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This article was published on March 20, 2017

Study: Fake news more likely to be trusted if shared by the right person

Study: Fake news more likely to be trusted if shared by the right person

A new study confirms what you already suspect: Some people will believe anything if the right person shares it on Facebook.

The Media Insight study, funded by the American Press Institute and AP-NORC, interviewed a sample of 1,489 adults on AP-NORC’s survey panel in the period between November and December last year. Media Insight created a series of fake social media posts sharing two identical articles from different sources — one article being published by the Associated Press, and the other by a fake site called DailyNewsReview.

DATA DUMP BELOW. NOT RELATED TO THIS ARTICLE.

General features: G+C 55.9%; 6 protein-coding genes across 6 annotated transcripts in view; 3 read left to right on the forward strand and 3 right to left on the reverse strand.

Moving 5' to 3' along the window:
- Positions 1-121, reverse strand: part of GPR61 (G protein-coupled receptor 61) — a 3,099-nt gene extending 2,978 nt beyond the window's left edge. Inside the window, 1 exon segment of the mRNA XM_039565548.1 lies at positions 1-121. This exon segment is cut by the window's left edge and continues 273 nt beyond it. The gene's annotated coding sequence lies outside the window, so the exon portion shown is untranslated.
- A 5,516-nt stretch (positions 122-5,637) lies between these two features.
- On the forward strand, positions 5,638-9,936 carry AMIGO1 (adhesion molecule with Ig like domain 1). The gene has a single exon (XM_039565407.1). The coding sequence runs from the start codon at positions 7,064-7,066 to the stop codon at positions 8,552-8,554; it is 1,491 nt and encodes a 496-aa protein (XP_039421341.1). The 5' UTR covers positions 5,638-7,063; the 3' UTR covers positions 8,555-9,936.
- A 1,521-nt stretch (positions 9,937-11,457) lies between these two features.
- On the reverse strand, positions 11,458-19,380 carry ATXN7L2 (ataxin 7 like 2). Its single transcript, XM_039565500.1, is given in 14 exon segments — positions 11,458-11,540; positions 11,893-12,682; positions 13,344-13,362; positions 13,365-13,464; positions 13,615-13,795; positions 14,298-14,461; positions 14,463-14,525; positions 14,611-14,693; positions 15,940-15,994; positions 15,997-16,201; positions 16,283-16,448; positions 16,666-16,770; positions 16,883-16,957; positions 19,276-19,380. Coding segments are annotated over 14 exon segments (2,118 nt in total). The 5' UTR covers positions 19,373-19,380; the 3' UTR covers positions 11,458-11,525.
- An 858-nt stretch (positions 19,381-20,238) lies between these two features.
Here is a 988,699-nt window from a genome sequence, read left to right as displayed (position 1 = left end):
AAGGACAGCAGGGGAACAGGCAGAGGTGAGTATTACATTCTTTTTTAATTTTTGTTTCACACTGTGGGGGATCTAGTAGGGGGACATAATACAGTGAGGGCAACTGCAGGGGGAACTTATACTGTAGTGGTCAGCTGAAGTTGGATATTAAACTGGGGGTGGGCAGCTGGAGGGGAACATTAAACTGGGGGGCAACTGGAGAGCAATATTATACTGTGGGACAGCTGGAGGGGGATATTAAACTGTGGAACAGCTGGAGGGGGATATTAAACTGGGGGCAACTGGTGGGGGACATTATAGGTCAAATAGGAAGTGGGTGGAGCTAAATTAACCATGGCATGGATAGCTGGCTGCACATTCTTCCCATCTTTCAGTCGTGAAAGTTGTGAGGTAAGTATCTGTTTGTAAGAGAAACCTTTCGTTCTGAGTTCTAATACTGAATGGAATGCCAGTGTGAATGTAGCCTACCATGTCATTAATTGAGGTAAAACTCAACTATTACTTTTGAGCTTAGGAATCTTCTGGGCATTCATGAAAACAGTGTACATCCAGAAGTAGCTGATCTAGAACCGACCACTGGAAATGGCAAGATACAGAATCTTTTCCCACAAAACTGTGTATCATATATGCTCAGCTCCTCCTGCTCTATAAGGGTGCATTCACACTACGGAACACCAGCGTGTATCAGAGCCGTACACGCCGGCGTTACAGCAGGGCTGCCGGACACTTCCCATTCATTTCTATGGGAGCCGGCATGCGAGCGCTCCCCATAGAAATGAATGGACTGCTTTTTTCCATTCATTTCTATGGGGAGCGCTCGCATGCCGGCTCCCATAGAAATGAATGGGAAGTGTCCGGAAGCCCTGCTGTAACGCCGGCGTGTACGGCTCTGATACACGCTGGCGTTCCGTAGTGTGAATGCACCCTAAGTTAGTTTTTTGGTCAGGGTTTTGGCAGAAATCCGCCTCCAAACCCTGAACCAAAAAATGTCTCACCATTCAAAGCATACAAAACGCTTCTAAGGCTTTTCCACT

The participants were shown a mock-up social media post that showed the story being shared by a source, which could be anyone from Oprah to the US Surgeon General. About half of the participants were assigned a sharer they said earlier they would trust, while the other half weren’t.

50 percent of participants said they trusted the story’s facts if it was shared by someone they trusted, while only 34 percent said so if the story was shared by anyone else. Across the board, the people surveyed were more likely to trust the story, find it entertaining, and believe it to be well-reported if it was shared by a trusted person.

Also, about half of the participants could remember who shared the article when asked later, while only two in 10 could identify the source.

This might explain why fake news outpaced real news last year, and makes Facebook’s efforts to fix the problem a little more important. Without realizing it, we may be relying a little too much on sharers for accurate news stories.